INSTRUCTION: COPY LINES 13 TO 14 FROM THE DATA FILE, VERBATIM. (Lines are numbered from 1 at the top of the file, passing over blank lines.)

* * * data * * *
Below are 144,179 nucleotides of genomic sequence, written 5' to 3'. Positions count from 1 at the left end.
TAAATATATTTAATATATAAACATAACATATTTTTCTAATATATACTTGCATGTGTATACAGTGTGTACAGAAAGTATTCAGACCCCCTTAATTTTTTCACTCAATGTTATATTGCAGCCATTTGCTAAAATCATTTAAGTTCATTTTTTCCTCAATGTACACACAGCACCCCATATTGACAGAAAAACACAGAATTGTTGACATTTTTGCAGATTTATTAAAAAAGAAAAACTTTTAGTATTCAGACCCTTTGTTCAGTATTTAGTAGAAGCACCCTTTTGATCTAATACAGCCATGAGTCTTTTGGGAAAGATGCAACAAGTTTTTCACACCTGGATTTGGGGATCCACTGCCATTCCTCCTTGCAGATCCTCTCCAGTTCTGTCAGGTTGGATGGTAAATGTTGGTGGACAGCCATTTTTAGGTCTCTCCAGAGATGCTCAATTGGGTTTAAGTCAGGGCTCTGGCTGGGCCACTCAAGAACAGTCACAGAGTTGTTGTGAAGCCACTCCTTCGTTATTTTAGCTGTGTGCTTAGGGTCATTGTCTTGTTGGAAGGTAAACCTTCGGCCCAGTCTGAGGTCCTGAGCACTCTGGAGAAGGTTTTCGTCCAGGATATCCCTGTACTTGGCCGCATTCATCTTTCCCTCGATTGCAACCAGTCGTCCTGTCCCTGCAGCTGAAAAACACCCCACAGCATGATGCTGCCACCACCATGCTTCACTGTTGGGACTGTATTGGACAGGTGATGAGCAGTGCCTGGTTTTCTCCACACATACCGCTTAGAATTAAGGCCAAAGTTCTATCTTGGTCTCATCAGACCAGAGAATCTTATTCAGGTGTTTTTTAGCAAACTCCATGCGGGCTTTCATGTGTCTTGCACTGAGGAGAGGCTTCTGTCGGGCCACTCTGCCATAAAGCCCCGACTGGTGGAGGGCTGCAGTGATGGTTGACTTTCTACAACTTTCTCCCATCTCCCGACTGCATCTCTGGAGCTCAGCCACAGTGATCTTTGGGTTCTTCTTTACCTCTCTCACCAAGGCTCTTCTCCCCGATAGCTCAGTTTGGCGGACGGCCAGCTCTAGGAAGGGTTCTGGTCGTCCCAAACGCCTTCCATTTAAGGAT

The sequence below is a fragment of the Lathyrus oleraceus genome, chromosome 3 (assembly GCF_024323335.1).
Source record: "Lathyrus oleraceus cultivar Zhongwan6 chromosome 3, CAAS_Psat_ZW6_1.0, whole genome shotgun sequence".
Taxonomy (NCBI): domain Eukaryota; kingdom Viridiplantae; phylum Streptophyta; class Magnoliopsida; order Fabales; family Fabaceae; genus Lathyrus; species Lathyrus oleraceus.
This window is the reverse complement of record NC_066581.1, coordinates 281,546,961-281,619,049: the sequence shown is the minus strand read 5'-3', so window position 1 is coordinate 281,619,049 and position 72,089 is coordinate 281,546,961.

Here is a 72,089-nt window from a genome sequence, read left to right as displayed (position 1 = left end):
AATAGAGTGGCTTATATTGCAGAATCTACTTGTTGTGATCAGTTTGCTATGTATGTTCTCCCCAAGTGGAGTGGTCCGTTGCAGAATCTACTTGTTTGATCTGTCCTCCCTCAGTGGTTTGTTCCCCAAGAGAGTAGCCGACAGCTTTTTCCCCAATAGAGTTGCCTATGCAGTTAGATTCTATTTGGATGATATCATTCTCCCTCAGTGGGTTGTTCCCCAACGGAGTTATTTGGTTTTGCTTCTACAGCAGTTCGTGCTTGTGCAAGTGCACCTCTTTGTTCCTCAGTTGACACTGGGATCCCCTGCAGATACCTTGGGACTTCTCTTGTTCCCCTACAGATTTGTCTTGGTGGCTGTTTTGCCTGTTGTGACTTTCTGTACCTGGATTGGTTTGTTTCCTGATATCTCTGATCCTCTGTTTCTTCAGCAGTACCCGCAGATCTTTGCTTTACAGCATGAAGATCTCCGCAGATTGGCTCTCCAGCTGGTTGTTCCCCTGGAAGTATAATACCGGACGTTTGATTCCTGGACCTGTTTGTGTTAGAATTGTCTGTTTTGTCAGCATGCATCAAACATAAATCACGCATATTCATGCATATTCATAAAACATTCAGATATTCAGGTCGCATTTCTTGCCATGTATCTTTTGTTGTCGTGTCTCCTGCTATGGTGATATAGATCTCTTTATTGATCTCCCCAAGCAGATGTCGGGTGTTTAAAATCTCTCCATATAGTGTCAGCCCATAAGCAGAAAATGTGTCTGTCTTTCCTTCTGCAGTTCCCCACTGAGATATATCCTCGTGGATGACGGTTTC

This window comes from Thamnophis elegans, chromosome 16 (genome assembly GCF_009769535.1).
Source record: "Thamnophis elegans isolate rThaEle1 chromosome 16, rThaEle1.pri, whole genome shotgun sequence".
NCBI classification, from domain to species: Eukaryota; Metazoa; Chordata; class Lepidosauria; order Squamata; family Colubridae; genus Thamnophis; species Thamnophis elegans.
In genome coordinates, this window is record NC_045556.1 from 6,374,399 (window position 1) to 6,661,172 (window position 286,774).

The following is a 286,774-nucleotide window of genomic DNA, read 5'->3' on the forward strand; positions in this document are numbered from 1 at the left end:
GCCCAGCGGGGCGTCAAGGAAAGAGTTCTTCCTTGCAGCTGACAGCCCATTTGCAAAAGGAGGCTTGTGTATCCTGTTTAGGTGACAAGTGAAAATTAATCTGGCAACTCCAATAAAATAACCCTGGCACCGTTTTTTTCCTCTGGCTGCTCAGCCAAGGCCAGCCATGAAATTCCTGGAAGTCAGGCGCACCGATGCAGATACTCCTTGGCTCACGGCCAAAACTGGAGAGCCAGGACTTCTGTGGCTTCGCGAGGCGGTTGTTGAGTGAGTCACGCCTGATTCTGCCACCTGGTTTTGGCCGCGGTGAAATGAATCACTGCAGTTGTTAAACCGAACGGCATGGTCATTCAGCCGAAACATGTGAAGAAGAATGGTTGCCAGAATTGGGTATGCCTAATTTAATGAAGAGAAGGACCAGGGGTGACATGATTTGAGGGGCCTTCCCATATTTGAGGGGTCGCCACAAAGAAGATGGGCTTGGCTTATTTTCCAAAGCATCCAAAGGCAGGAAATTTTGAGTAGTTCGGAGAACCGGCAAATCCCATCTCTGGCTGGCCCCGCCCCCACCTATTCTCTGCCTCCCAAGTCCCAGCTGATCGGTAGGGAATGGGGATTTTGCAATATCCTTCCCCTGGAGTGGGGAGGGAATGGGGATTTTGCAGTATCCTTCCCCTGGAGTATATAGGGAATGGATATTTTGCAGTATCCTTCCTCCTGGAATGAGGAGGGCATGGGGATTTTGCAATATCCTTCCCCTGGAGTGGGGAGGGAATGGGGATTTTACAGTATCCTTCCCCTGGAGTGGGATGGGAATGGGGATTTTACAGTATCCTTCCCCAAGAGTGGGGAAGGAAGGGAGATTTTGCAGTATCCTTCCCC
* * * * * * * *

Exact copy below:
The following is a 286,774-nucleotide window of genomic DNA, read 5'->3' on the forward strand; positions in this document are numbered from 1 at the left end:
GCCCAGCGGGGCGTCAAGGAAAGAGTTCTTCCTTGCAGCTGACAGCCCATTTGCAAAAGGAGGCTTGTGTATCCTGTTTAGGTGACAAGTGAAAATTAATCTGGCAACTCCAATAAAATAACCCTGGCACCGTTTTTTTCCTCTGGCTGCTCAGCCAAGGCCAGCCATGAAATTCCTGGAAGTCAGGCGCACCGATGCAGATACTCCTTGGCTCACGGCCAAAACTGGAGAGCCAGGACTTCTGTGGCTTCGCGAGGCGGTTGTTGAGTGAGTCACGCCTGATTCTGCCACCTGGTTTTGGCCGCGGTGAAATGAATCACTGCAGTTGTTAAACCGAACGGCATGGTCATTCAGCCGAAACATGTGAAGAAGAATGGTTGCCAGAATTGGGTATGCCTAATTTAATGAAGAGAAGGACCAGGGGTGACATGATTTGAGGGGCCTTCCCATATTTGAGGGGTCGCCACAAAGAAGATGGGCTTGGCTTATTTTCCAAAGCATCCAAAGGCAGGAAATTTTGAGTAGTTCGGAGAACCGGCAAATCCCATCTCTGGCTGGCCCCGCCCCCACCTATTCTCTGCCTCCCAAGTCCCAGCTGATCGGTAGGGAATGGGGATTTTGCAATATCCTTCCCCTGGAGTGGGGAGGGAATGGGGATTTTGCAGTATCCTTCCCCTGGAGTATATAGGGAATGGATATTTTGCAGTATCCTTCCTCCTGGAATGAGGAGGGCATGGGGATTTTGCAATATCCTTCCCCTGGAGTGGGGAGGGAATGGGGATTTTACAGTATCCTTCCCCTGGAGTGGGATGGGAATGGGGATTTTACAGTATCCTTCCCCAAGAGTGGGGAAGGAAGGGAGATTTTGCAGTATCCTTCCCC